To have Britain dubbed anti-business under a Conservative government is surprising some

By Michelle Perry | Published 16:37, 01 February 12

Anti-bizWho’d have thought a Conservative-led government would stir up such anti-business sentiment?

Last week business secretary Vince Cable – or as he might be known in corporate circle anti-business secretary – published a package of far-reaching proposals to shake up the rules governing executive remuneration with proposals for a binding shareholder vote.

Just days later as public pressure was mounting, ministers clearly spent the weekend pressuring current CEO of the part-nationalised Royal Bank of Scotland – Stephen Hester – to forgo his near £1 million bonus fearing the growing chorus of public indignation.

And yesterday came the news that (Sir) Fred Goodwin, former CEO of RBS, was to be stripped of his knighthood. I don’t disagree with the outcome, but I am concerned about the random nature of singling out a lone businessman – albeit it a high-profile one who mismanaged a British bank – so that politicians can cleanse themselves of any role they may have played in the financial collapse, painful recession and stagnating economy.

Rather than go into the seemingly arbitrary nature with which ministers have influenced the honours committee to strip Goodwin of his title, I’d rather focus on the mounting concerns among business leaders that the UK is becoming anti-business; swinging from a perceived bias towards corporates to one that is fervently against them – at least on the surface. Neither stance, of course, correct.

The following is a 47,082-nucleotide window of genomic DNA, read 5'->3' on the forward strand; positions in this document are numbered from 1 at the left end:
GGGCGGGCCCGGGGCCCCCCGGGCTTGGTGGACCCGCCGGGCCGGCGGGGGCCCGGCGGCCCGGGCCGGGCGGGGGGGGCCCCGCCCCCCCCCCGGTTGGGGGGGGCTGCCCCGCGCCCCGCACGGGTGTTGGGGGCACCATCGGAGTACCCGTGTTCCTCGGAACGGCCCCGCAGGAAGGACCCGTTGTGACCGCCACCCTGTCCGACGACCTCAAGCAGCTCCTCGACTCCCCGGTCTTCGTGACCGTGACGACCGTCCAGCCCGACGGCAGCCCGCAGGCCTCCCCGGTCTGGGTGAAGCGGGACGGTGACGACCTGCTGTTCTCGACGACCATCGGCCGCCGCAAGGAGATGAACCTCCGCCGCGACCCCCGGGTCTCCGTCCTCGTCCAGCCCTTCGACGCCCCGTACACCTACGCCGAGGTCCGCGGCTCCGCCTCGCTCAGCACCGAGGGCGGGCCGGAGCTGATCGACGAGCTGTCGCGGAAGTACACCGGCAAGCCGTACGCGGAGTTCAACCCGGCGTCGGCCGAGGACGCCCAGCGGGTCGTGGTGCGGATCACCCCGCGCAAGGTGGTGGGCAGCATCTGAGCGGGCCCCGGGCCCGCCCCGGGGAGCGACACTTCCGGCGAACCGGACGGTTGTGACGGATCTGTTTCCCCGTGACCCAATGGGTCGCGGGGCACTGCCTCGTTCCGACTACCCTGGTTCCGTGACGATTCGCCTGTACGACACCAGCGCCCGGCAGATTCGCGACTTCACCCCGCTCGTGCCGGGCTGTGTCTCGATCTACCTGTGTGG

A leading chief financial officer recently told me of his concerns over a sense of a growing anti-business sentiment that was damaging Britain because investors were being put off injecting money in the UK.

“If you are an overseas company looking to invest in the UK and you just read the headlines in the British press it’s hard to say that Britain isn’t anti-business,” Andrew MacFarlane, CFO of Irish flag carrier Aer Lingus told me recently.

With competition heating up from all corners of the global – Brazil and wider Latin America, Russia, India and China – Britain cannot afford to be viewed – whether it is correct or not – as anti-business.

When CFOs are voicing their worries and it is the finance chiefs who most regularly talk directly to investors – it’s time for politicians to temper their language. Prime minister David Cameron needs to stop reacting to events and begin to show he has a robust strategy to haul Britain out of this limp economic recovery without easy shots at already disgraced businessmen like Goodwin.

Women, boards and confidence

Any company that doesn’t have a woman on their board is surely failing the wider business

By Michelle Perry | Published 12:59, 27 February 12

WomenMuch has been said about the benefits of greater diversity in British boardrooms, but I’ve heard few concrete examples as to how diversity helps companies on an operational level.